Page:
How do Republicans keep on winning elections?

John Crisp

GEORGETOWN, Texas (Tribune News Service) — This feels familiar.

Russia was, after all, the national adversary of my youth. My dad was not particularly easy to perturb, but I clearly recall his anxious face one October afternoon in 1962 as the United States and Russia — in the guise of the Soviet Union — squared off over the emplacement of missiles in Cuba and arguably made their nearest advance ever to the brink of nuclear war.

For years afterward, Russia was the enemy. Our schools held duck-and-cover drills and offered classes on how to provision a fallout shelter.

We learned ways to protect our families from blast and radiation — it involved sandbags. Anti-Russia rhetoric became part of the curriculum.

The Soviet Union collapsed in 1991. But after 30 years in the wilderness Russia is back, demanding and receiving the world’s attention by threatening to invade the sovereign nation of Ukraine with 175,000 troops. It turns out that Russia is still the enemy.

The invasion of one of our allies is an act of war, and the Biden administration promises “strong measures” in response. But it also indicates that it will not commit American troops to save Ukraine. But what about saving Latvia, Lithuania, Estonia or other former Soviet states that Vladimir Putin would love to reacquire?

Our best hope is that Putin is staging pure political theater, threatening to invade Ukraine in order to enhance his standing and political leverage abroad and at home. Besides, it’s simply in the nature of insecure strongmen to bluster and strut right up to the brink.

It’s a dangerous game. Usually it’s hard to tell precisely where the brink is.

Whatever his intentions, I suspect that Putin has an ulterior motive as well, or at least, an interest in a collateral benefit from this crisis: the re-election of Donald Trump.

Republicans are eager to picture President Joe Biden as a doddering old fool without the courage or competence to confront a wily player like Putin. A recent New York Post headline is representative: “Weak Joe Biden No Match for Vladimir Putin.”

The flip side of this unproven proposition is that Putin would not dare to threaten Ukraine if we had a tough, unyielding president in place — a man such as Donald Trump, for example.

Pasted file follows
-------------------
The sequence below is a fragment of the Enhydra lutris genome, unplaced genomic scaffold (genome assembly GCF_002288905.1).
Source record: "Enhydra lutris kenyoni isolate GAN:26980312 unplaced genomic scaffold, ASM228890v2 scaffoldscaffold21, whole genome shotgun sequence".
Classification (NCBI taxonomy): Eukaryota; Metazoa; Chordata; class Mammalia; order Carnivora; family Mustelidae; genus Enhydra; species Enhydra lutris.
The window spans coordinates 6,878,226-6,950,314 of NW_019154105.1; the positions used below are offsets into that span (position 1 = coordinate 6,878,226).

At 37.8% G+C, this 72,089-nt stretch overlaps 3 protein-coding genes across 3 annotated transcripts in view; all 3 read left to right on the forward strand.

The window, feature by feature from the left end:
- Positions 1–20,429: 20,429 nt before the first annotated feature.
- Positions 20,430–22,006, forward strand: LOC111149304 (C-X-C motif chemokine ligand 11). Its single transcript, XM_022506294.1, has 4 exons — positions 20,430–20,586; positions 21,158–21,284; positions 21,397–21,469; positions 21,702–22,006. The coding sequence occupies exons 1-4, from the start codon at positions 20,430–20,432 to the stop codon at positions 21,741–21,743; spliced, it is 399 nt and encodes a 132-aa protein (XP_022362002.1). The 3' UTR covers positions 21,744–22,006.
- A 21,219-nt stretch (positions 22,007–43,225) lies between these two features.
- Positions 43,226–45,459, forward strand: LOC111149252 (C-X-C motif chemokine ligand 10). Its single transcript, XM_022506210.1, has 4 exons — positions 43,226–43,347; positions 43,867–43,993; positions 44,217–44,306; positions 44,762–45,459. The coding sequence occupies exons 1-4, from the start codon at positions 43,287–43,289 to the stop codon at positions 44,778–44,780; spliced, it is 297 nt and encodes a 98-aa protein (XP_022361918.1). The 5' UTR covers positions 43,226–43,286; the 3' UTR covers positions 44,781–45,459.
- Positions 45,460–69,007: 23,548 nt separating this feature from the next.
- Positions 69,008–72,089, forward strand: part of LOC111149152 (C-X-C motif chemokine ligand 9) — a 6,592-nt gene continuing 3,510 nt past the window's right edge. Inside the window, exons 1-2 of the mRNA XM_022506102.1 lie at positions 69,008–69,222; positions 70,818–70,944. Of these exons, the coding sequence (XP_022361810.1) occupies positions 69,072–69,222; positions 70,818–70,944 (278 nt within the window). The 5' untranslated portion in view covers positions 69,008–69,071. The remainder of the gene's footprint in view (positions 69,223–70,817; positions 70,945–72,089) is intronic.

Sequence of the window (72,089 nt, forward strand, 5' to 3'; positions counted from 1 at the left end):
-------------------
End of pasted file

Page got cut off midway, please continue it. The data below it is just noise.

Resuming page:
But Americans should be leery of this idea. Clearly Trump was Putin’s preferred candidate in 2016.

And why not? Putin recognizes a compliant mark when he sees one. Even after considerable Russian meddling in our election, Trump took Putin’s side in Helsinki over the evidence from his own intelligence agencies.

And if you doubt that the Trump campaign knew that it had a friend in Putin — and vice versa — you clearly haven’t read the 448-page Mueller report. I have, and nothing could be plainer.

If anything, Putin has a greater interest in a Trump presidency now than in 2016, even over a Biden administration that appears to be reluctant to use force to stop the invasion of Ukraine.

An article by Anne Applebaum in the current Atlantic is illuminating. In “The Autocrats are Winning,” Applebaum argues that democracy is in a losing battle with autocrats such as Putin, Xi, Orban, Maduro, Assad, Lukashenko, Mohammed bin Salman and Erdogan. She calls these men Autocracy Inc., a club of despots bonded together by “a common desire to preserve and enhance their personal power and wealth.”

Beyond the acquisition of wealth and power, Autocracy Inc. isn’t interested in ideology. Nor are its members concerned about their international reputations.

But every new member increases the club’s strength and legitimacy. Putin recognizes a fellow autocrat in Trump and to bring the United States — the world’s strongest proponent of democratic governance — into the fold would be worth more than reacquiring Ukraine. And Donald Trump would fit right in.

When Kennedy and Khrushchev squared off during the Cuban Missile Crisis, ideology was at stake, and the two leaders were on opposite sides. If the Crisis had tipped over the brink into the nuclear abyss, it’s possible that some version of democracy might have survived.

But once autocracy wins, we’re unlikely to ever see democracy again.

John M. Crisp, an op-ed columnist for Tribune News Service, lives in Georgetown, Texas. Readers may send emails to © 2021 Tribune Content Agency.

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(1) comment

Charlie McGrath

The title, nothing could be further from the truth. Trump is strong, Biden is weak and the world knows it. Smarten up. Don't pee on my back and tell me it's raining.

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